In conclusion, our district will continue to stay focused on the academic, social, emotional, and behavioral well-being of our students.  While we are proud of the fact that we are a district that is on the forefront in many areas, we have many challenges that lie ahead, including educational space needs, funding for full day kindergarten, making the transition to a more rigorous curriculum and improving the social and emotional well-being of our students.   The increasing accountability demands on public education and the needs of our students have increased significantly over the last five years and we need to identify additional resources and restructure some existing resources so that our teachers and administrators can continue to do the hard work necessary to improve student learning.   We need resources to create more opportunities for teachers to collaboratively work together to share their work, and improve their practices, and to provide instructional coaching support so that teachers can see firsthand what it looks like in the classroom.   The Superintendent’s Recommended FY17 budget reflects those priorities.

Although this is an uncertain budgetary time in our schools, we have an opportunity to make positive substantive changes.  It is difficult work, but we are up to the challenge of providing the best learning experiences for our students.    We are proud of the work that our teachers and administrators do every day to improve teaching and learning in our district.  In addition, we have enthusiastic and respectful students who arrive to school every day eager to learn.  This is a testament to our parents and our community who value the importance of education and the role that it needs to play in a community.   There is no question that a major indicator of the quality of life for everyone in a community can be measured by the quality of its schools and by a community’s commitment to its children.  In this way, the quality of a school district affects every single person in a community, and the Town of Reading is no exception.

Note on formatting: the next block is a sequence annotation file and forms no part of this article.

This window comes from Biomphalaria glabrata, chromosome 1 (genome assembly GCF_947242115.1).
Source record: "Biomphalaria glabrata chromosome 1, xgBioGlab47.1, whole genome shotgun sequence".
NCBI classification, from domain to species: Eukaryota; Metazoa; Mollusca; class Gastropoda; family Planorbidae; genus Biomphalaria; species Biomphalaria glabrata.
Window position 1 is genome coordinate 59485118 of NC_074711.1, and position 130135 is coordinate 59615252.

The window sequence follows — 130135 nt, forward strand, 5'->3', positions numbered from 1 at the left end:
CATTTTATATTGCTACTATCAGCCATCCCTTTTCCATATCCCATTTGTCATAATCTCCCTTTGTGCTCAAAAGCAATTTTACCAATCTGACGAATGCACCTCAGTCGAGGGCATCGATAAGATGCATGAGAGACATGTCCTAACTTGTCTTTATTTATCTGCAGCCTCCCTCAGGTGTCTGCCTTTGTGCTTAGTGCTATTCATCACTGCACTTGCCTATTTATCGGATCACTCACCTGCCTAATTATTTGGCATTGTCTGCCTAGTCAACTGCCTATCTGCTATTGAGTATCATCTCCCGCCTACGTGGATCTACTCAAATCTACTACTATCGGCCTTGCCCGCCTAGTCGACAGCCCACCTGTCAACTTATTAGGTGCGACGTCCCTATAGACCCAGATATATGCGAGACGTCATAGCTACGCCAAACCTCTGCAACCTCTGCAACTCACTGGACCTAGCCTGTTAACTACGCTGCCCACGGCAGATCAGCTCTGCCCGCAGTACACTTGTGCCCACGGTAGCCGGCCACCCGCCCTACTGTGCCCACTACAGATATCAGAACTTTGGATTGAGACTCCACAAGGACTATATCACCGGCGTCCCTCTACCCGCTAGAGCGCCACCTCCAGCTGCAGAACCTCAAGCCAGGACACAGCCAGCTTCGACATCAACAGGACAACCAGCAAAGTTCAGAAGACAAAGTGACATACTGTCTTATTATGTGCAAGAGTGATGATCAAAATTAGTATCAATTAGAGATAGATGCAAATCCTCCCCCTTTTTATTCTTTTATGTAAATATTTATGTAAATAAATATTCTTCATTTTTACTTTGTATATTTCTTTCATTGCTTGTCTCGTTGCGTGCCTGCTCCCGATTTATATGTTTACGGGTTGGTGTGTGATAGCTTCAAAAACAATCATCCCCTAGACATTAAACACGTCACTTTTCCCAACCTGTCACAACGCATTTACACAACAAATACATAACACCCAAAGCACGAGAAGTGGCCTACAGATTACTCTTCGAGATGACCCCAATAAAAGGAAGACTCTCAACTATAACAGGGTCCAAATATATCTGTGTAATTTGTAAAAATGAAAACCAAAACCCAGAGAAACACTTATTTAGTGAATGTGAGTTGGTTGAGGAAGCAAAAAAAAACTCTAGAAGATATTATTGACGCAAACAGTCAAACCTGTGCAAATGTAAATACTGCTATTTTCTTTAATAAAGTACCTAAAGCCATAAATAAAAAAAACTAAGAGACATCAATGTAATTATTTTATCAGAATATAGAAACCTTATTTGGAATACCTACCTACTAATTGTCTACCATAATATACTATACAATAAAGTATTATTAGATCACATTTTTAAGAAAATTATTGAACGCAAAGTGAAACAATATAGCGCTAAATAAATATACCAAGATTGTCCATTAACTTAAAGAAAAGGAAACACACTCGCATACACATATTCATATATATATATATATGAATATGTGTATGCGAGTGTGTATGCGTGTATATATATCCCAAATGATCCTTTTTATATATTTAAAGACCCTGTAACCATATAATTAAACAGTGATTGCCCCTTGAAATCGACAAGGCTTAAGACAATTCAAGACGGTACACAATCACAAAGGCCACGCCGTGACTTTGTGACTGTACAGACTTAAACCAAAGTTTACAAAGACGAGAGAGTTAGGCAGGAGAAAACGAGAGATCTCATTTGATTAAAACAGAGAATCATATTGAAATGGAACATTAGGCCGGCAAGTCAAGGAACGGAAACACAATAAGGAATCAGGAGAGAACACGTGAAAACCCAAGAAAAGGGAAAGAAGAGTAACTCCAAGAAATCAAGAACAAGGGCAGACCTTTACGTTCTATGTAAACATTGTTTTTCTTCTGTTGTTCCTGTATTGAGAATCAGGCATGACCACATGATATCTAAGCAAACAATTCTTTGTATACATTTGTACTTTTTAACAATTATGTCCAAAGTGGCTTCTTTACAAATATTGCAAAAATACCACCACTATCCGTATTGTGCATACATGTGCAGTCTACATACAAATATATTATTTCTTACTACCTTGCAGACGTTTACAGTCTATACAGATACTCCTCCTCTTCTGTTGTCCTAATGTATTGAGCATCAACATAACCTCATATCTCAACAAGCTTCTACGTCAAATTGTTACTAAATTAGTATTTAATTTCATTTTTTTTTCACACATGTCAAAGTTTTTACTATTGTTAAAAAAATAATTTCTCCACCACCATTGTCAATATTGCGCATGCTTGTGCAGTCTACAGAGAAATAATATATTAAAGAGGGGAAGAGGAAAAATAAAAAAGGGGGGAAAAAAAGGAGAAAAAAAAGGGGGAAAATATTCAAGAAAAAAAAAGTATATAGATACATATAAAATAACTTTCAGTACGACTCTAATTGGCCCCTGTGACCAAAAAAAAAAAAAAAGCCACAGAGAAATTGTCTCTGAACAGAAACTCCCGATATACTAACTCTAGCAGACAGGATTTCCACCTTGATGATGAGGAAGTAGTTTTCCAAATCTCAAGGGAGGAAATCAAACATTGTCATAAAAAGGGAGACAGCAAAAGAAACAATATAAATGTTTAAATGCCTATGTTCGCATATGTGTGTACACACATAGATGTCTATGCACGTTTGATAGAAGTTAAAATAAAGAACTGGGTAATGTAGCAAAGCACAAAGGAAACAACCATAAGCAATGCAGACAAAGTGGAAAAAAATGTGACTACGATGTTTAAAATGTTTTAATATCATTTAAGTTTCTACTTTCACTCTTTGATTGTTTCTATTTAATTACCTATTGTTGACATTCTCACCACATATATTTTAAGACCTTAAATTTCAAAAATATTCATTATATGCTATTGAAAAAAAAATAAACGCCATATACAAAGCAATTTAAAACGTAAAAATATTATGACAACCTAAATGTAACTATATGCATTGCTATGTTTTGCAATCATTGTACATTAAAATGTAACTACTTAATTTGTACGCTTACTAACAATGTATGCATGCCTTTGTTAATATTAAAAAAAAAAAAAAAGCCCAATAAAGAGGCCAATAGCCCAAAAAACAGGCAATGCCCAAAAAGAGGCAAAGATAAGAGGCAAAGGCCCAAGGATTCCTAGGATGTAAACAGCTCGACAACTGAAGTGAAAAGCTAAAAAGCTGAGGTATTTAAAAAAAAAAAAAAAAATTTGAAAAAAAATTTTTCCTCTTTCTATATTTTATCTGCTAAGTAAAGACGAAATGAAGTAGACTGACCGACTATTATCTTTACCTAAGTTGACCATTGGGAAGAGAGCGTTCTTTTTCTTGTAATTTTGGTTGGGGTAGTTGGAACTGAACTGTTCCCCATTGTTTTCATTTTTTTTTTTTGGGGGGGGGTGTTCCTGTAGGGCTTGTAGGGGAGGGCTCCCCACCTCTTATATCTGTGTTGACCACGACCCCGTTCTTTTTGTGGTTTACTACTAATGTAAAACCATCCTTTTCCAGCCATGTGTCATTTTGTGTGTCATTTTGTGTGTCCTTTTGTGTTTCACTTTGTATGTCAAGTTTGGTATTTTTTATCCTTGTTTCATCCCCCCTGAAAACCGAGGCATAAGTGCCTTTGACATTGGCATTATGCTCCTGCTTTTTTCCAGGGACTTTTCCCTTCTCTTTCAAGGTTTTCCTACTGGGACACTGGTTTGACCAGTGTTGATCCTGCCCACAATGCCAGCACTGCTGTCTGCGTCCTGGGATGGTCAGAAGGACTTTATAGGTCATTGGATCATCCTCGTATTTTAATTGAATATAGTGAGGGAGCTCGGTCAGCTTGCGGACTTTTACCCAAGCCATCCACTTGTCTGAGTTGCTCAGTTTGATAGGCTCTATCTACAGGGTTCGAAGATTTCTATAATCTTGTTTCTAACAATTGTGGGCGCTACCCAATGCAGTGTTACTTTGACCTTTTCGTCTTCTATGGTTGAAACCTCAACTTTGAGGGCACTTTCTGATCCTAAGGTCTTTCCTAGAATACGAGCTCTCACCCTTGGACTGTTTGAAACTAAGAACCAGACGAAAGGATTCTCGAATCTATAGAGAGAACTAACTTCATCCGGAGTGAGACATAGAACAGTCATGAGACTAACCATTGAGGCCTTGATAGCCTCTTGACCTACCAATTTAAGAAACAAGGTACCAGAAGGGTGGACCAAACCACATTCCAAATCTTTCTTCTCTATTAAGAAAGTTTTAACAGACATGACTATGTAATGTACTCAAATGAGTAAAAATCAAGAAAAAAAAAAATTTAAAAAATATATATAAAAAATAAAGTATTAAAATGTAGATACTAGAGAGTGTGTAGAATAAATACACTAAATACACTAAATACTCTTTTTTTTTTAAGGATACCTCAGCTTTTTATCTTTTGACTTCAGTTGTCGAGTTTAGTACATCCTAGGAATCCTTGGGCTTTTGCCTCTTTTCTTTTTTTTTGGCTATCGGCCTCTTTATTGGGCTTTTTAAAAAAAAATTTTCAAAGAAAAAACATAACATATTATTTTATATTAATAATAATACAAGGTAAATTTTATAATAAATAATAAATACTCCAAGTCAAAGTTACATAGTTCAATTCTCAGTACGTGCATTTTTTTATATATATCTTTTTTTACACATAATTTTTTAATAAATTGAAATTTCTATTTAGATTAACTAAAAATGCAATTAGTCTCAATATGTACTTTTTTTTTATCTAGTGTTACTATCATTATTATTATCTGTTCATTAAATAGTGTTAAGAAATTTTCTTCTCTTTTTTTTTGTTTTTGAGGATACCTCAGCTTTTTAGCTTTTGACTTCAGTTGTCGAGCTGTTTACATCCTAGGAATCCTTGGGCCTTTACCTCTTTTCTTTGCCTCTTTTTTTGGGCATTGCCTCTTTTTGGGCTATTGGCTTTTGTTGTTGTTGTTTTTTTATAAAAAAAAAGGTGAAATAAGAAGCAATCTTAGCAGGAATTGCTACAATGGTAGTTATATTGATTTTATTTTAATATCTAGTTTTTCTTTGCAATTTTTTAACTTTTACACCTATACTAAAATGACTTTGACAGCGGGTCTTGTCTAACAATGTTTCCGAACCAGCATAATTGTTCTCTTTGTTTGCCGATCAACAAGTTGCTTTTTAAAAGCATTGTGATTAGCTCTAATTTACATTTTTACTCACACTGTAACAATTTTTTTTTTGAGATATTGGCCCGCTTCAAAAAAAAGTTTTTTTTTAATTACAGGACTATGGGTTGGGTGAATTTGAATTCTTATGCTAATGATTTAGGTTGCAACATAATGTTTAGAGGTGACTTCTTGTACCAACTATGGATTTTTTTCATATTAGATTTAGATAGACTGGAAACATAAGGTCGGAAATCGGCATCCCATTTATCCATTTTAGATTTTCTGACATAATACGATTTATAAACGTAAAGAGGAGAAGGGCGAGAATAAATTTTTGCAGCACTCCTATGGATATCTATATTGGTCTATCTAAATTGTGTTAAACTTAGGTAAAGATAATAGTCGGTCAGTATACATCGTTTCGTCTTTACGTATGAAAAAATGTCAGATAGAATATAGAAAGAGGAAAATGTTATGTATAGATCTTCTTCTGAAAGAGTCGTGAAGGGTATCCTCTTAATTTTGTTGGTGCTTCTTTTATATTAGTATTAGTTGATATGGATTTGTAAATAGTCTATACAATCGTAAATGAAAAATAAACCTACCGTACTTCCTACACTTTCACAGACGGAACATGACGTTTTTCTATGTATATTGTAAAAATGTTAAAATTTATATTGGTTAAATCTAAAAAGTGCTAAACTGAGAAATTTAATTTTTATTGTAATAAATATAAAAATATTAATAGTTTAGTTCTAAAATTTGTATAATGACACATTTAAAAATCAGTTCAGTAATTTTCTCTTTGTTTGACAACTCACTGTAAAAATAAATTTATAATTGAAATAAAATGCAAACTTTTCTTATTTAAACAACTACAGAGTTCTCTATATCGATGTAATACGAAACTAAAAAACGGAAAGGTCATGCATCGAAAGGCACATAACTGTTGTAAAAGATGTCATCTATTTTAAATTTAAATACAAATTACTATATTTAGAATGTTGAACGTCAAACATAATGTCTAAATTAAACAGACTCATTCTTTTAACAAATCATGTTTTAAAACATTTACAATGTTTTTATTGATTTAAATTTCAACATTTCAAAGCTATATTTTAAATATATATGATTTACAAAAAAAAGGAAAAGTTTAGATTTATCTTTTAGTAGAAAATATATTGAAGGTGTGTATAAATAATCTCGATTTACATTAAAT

We appreciate the support that we have received from the community in the past and we look forward to working with town officials during this budget process and in providing sustainable funding solutions for FY18 and beyond.

Upcoming Meetings

We will continue to inform Staff and Community about the FY17 Budget Process in this newsletter and the Pathways Blog.  The upcoming budget meetings are as follows:

Reading School Committee Budget Meetings (All Meetings Begin at 7:00 p.m. at the Reading Public Schools Administration Offices)

·         Monday, January 11th-Overview of FY17 Budget, Administration and Regular Day Cost Centers

·         Thursday, January 14th-Special Education, District Wide Services

·         Thursday, January 21st-Public Hearing, Town and School Facilities

·         Monday, January 25-Final School Committee Vote

In addition to the meetings above, the Superintendent of Schools will be holding two budget presentations for parents on Tuesday, January 12th (6:30 p.m., Coolidge) and Wednesday, January 13th (6:30 p.m., Parker).  Both presentations will be the same.  Child care will be provided.

There will also be a Financial Forum of the School Committee, Board of Selectmen, and Finance Committee on Wednesday, January 20th at 7:30 p.m. at the Reading Senior Center.  The topic will be the FY17 budget and future budget discussions.  This is a public meeting and all are encouraged to attend.

If you have any questions, please do not hesitate to contact the Reading Public Schools administration offices at 781-944-5800.